In five movements, this score for soprano and orchestra represents a new arrow in Markevitch's compositional quiver. From the first, the music sings more warmly, less jagged and abrasive than before, as the poet seeks reunion in dreams with his lost beloved. The hieratic and primeval have gone. Instead, the work breathes air of Italy. The second movement, essentially an ode to Spring, dances joyfully in Respighi-like colors, as it evokes various birds. At the end, the lady, a vision amid nature, calls silently to the poet.
I think the third movement – "Contemplazione della bellezza" (contemplation of beauty) a slow orchestra-only meditation of near-Mahlerian intensity – the finest of the five, far more sustained than anything Markevitch had produced to this point. In the fourth movement, marked "Adagio in modo tragico," the poet complains of the cruelty of the beauty who ignores him. There are stabs of pain in the music, still less acid than any of several passages in Psaume. Markevitch had expressed Angst in bright, sharp-stick-in-your-eye colors. Here, the pain is heavier and more profound.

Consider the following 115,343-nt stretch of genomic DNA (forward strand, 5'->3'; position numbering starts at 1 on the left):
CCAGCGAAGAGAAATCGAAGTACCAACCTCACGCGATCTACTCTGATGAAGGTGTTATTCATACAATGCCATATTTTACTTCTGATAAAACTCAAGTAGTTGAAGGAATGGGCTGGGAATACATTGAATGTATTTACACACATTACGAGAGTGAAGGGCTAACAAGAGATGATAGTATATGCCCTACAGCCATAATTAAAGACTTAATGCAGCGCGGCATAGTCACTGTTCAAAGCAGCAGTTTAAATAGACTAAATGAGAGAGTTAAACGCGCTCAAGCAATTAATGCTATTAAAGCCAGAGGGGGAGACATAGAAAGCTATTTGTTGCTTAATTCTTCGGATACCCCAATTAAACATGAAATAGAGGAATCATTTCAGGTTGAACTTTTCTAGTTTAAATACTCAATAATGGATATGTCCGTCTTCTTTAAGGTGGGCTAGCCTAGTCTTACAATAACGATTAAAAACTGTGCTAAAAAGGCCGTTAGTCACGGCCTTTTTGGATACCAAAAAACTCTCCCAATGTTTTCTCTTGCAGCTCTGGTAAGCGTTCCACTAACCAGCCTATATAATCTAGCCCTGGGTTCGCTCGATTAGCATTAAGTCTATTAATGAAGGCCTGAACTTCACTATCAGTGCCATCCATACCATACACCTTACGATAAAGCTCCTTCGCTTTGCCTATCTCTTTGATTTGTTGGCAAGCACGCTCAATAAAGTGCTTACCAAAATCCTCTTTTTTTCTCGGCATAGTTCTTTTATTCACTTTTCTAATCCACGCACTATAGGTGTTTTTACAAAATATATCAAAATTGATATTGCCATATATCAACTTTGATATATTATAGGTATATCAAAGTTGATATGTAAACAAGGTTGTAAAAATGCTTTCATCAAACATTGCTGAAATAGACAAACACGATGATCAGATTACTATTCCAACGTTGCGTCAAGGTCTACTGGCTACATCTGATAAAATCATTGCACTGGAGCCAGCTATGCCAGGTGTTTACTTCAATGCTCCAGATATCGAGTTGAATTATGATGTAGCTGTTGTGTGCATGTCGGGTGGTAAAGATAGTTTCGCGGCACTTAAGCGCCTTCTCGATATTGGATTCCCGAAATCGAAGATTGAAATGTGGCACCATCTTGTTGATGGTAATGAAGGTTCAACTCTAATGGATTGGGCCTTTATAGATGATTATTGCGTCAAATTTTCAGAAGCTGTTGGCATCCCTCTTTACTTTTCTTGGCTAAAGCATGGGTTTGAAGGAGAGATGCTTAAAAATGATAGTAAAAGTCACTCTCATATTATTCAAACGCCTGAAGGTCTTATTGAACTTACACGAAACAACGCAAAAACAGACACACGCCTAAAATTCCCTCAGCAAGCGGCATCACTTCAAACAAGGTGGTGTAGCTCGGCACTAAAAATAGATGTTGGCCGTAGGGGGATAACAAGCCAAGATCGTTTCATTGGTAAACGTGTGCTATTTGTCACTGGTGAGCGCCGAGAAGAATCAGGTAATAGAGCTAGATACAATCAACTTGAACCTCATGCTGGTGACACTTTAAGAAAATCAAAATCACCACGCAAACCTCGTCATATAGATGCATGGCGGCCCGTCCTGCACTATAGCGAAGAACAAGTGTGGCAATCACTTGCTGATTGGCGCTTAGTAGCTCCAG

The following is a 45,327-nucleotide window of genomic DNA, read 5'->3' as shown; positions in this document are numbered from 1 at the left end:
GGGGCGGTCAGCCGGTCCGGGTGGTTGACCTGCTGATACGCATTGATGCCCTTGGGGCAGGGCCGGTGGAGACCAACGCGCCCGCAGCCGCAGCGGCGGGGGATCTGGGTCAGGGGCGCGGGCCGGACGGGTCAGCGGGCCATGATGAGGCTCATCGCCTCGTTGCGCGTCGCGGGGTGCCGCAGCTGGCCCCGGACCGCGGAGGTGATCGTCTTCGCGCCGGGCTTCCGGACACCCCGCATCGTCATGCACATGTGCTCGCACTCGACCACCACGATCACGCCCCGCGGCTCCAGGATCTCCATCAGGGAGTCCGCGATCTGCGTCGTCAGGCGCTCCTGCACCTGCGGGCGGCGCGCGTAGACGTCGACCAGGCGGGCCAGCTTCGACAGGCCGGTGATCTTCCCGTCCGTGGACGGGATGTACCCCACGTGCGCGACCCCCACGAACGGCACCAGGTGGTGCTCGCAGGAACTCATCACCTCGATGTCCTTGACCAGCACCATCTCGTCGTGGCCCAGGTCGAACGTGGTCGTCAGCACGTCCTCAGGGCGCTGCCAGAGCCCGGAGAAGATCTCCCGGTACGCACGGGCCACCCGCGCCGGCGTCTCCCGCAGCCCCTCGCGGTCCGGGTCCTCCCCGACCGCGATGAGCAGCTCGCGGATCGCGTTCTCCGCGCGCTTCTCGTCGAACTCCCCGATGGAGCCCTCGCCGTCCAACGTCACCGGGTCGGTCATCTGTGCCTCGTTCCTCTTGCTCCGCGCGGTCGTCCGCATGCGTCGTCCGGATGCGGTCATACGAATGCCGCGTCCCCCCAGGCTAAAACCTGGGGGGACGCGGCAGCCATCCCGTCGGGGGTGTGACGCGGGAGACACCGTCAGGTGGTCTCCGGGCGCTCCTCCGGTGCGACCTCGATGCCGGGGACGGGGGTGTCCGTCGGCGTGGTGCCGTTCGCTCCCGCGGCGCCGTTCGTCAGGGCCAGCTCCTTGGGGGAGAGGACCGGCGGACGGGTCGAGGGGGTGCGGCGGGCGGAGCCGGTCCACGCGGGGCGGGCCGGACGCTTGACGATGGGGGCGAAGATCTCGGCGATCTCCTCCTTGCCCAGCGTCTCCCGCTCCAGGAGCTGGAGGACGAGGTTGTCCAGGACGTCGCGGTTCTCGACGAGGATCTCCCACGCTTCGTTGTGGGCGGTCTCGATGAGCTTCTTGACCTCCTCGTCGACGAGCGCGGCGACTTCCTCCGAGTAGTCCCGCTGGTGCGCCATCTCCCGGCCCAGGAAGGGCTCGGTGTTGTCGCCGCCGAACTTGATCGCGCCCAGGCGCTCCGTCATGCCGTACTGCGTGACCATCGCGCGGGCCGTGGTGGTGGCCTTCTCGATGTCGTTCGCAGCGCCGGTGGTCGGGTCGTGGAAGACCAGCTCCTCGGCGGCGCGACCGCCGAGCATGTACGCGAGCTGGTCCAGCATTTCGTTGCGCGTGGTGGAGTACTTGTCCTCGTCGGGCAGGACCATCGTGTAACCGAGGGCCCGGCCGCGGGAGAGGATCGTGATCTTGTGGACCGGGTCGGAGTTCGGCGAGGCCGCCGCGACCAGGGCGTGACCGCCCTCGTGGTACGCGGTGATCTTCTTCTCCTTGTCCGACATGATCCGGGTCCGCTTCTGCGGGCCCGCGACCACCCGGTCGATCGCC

Movement V, the longest and most complex, begins as an energetic gigue, more or less celebrating carpe diem. Then the gears switch to a blue funk, as the poet considers the evanescence of youth and life. Lyndon-Gee points out the musical similarity to Markevitch's "Hymne à la Morte". Then the gigue starts up again and it's a light whirl to the finish.
Lorenzo represents a new direction for Markevitch, musically and, I think, philosophically – what he now wants to express and how he thinks his music should express it. Unfortunately, he never pursued this path, which I believe would have led to even better work. This, to me, represents the sadness of his composing career.
Lucy Shelton, the soloist, heroically takes on some very difficult vocal music indeed, which demands at some times lightness and flexibility, at others sheer oomph. I sometimes hear her heading a few cents flat in the upper range, but it doesn't sink her. More important, however, is her on-again, off-again diction. She doesn't just swallow consonants, I swear she sings the wrong vowel. It can get bad enough that you can't understand her with the text in front of you. No complaints about the chorus and orchestra. Lyndon-Gee has strongly championed Markevitch in the past and does so here, most impressively sussing out the different characters of the two scores and keeping a well-defined shape in the music. A standout disc in the Naxos series.
Copyright © 2012, Steve Schwartz.